The best house hacks eliminate housing expenses for house hackers. By house hacking, some individuals are able to free up to 33% of their income that would otherwise be consumed by renting.

Successful house hacks give house hackers the ability to easily increase their savings rates. The higher savings rates and increased investing shortens the time to financial independence.

To Sum it All Up

In summary, and to simplify the benefits of house hacking, you save a shit ton of money. In some instances you even make money.

More money saved means more money available for investing. More funds available for investing means acceleration towards financial independence….

Financial Independence allows us to buy back our time. More time = more cowbell

What are your thoughts on house hacking? Do you own a house hack? After reading this post, do you have plans to house hack? Or, do you think house hacking is crazy and reserved for us weirdos?

We are currently working on a house hacking guest post series and would love to hear your story about house hacking or a house hack you purchased. Please comment below. Oh and we are not sorry if you were offended by our demands of more cow bell.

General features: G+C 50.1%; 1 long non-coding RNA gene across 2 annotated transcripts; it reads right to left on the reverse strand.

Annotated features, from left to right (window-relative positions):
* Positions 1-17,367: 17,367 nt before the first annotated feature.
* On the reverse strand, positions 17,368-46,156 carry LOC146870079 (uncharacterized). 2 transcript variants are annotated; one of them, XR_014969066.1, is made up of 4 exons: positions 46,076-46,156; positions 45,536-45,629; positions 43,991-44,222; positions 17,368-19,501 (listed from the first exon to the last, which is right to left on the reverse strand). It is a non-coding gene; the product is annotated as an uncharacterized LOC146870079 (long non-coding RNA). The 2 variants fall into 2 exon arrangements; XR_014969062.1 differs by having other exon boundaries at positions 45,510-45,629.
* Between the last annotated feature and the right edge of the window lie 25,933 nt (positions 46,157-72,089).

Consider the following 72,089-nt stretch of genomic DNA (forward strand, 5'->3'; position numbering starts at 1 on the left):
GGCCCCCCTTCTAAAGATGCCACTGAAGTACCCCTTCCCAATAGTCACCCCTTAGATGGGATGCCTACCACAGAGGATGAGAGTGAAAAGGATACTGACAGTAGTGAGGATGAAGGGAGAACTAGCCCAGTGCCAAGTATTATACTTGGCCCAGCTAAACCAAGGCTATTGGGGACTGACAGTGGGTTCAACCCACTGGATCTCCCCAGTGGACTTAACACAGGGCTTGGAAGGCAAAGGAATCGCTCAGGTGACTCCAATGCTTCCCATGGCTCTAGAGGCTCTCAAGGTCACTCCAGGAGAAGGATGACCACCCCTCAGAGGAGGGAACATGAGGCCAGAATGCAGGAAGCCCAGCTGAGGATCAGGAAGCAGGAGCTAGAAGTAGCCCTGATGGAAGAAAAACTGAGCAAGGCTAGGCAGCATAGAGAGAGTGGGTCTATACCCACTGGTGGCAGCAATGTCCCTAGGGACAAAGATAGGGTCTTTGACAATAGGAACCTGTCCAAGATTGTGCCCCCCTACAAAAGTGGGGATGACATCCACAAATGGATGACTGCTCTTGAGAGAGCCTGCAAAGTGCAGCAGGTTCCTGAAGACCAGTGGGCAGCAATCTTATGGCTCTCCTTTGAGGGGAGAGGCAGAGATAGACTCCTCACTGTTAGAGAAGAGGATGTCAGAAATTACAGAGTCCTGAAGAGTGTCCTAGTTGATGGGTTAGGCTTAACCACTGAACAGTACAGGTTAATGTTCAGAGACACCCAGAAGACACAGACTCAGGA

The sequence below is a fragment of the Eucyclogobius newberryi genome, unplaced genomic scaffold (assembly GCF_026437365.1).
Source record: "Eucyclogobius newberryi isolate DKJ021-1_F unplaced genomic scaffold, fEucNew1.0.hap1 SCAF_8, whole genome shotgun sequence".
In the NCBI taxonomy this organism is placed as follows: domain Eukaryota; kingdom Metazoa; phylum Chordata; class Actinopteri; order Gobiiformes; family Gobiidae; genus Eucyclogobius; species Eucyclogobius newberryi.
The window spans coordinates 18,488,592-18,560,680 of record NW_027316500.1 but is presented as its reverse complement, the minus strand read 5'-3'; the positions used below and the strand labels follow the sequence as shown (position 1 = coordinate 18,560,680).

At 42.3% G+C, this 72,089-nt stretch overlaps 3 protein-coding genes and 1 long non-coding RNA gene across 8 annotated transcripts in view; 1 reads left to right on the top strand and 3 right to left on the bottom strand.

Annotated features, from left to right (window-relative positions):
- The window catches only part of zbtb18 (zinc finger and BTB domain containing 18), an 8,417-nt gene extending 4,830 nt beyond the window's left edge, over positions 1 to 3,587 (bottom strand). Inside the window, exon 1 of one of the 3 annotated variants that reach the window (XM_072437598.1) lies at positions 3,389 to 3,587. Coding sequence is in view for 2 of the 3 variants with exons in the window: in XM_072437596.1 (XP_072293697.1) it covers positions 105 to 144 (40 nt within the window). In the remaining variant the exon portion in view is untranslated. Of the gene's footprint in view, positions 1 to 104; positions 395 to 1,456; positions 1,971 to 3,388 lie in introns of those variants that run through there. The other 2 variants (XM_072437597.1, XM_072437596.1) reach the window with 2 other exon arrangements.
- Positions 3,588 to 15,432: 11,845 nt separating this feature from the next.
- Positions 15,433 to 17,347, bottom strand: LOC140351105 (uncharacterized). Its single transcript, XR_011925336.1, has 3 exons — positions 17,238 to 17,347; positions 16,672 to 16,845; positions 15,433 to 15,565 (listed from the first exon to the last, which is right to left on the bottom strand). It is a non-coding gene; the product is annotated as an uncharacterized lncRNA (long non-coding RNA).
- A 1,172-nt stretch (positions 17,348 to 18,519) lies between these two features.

9 thoughts on “What is a House Hack or House Hacking?”

  1. Great post Guy! I also live in DC and am living in my first house hack as a 3bed/2bath condo. It is going well but not as well as your hacks sound like! I reduced my housing expenses by 43% but still pay a reasonable amount in housing. I had the fear going into this hack but it was 95% turnkey so in the end it wasn’t that bad. My fear level definitely would increase if I went through your 2nd hack using the 203k loan. How did you get through that?

    Thanks,
    Dan

    1. Wow, reducing your housing expenses by 43% is still a victory! Plus you get to build equity and gain some tax benefits.